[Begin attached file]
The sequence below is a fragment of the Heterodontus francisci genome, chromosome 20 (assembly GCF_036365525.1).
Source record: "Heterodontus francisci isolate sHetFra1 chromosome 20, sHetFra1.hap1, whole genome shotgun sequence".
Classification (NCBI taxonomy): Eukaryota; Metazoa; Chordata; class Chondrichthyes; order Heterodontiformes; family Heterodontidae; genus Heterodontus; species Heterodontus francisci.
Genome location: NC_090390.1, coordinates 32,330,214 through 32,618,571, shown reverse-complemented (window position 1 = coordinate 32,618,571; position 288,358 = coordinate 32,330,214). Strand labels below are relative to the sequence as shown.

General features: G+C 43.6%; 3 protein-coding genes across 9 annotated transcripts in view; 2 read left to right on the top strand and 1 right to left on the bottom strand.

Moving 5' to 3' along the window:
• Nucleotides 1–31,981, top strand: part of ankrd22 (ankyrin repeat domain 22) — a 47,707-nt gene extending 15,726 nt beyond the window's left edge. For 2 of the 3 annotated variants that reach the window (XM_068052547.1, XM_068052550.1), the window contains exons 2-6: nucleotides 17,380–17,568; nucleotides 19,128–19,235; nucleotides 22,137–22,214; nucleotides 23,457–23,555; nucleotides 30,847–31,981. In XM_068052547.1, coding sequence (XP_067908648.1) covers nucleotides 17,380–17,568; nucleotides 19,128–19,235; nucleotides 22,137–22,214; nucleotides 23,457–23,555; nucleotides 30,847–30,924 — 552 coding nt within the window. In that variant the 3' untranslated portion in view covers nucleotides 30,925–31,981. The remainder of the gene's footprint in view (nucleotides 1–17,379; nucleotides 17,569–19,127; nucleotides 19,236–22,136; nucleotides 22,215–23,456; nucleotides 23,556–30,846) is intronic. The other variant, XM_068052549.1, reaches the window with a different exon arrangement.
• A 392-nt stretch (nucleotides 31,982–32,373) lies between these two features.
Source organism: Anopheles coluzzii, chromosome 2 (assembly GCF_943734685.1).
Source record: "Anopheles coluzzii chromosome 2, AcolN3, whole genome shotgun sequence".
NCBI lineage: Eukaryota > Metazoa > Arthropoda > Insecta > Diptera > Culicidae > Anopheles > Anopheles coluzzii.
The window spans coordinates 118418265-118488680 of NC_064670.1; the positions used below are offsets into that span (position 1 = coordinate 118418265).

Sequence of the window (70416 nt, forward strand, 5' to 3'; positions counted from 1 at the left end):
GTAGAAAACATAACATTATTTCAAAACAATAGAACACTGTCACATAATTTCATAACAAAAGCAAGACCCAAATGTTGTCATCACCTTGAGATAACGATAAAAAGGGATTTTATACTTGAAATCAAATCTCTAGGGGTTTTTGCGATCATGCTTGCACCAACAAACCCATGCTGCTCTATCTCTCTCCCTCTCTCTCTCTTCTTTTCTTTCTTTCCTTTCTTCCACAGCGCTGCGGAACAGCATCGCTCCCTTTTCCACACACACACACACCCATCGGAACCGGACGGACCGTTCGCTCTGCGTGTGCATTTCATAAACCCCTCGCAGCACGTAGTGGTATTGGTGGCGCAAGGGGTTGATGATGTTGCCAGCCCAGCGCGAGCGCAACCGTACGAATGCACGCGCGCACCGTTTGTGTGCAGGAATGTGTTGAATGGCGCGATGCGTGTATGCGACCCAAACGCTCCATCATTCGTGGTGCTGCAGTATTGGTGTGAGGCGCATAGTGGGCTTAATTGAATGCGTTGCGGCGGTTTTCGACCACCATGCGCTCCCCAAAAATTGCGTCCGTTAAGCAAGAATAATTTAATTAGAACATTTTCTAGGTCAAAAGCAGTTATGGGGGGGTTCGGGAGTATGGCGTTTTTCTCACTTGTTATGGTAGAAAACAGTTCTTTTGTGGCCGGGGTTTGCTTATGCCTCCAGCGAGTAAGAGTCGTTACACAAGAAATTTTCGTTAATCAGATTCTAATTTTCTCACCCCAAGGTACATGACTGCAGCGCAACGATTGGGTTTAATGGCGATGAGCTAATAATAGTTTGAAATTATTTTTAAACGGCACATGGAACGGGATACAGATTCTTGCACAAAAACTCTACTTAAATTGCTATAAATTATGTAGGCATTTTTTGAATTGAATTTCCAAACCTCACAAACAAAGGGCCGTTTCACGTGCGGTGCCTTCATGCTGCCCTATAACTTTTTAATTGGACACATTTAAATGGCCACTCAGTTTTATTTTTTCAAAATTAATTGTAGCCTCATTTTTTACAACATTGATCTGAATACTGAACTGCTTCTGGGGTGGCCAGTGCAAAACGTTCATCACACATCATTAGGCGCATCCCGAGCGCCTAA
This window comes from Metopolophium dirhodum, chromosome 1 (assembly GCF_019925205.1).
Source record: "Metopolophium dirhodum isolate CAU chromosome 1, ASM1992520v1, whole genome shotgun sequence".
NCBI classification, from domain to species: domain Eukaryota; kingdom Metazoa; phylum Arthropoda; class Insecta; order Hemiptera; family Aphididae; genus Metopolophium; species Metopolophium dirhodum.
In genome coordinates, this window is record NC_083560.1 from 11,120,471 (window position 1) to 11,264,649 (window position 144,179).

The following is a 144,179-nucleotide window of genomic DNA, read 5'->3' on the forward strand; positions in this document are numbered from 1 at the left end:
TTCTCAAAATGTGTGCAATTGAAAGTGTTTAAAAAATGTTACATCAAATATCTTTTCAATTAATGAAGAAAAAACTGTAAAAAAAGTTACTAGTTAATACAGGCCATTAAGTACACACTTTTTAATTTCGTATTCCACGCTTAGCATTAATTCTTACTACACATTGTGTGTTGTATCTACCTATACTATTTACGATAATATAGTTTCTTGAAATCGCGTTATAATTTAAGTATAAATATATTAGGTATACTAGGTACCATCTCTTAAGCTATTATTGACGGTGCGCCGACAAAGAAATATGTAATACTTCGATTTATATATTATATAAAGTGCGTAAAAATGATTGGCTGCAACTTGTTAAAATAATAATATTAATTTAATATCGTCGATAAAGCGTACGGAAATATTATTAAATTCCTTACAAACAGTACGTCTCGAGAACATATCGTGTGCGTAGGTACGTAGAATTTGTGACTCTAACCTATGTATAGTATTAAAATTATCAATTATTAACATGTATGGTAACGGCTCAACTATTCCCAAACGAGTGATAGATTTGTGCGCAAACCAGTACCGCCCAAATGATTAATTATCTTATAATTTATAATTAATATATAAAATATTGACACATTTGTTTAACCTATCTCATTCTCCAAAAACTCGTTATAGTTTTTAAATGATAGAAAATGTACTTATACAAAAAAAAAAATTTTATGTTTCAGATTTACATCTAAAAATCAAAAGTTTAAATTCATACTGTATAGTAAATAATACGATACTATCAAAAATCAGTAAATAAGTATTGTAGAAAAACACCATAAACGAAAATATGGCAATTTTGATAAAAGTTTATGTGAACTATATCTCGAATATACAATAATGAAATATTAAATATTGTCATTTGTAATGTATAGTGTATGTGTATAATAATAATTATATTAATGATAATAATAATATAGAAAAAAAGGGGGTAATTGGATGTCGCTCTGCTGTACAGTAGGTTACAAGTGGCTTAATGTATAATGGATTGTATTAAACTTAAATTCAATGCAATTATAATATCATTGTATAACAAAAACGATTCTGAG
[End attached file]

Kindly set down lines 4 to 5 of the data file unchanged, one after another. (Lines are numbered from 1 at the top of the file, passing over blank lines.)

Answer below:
Genome location: NC_090390.1, coordinates 32,330,214 through 32,618,571, shown reverse-complemented (window position 1 = coordinate 32,618,571; position 288,358 = coordinate 32,330,214). Strand labels below are relative to the sequence as shown.

General features: G+C 43.6%; 3 protein-coding genes across 9 annotated transcripts in view; 2 read left to right on the top strand and 1 right to left on the bottom strand.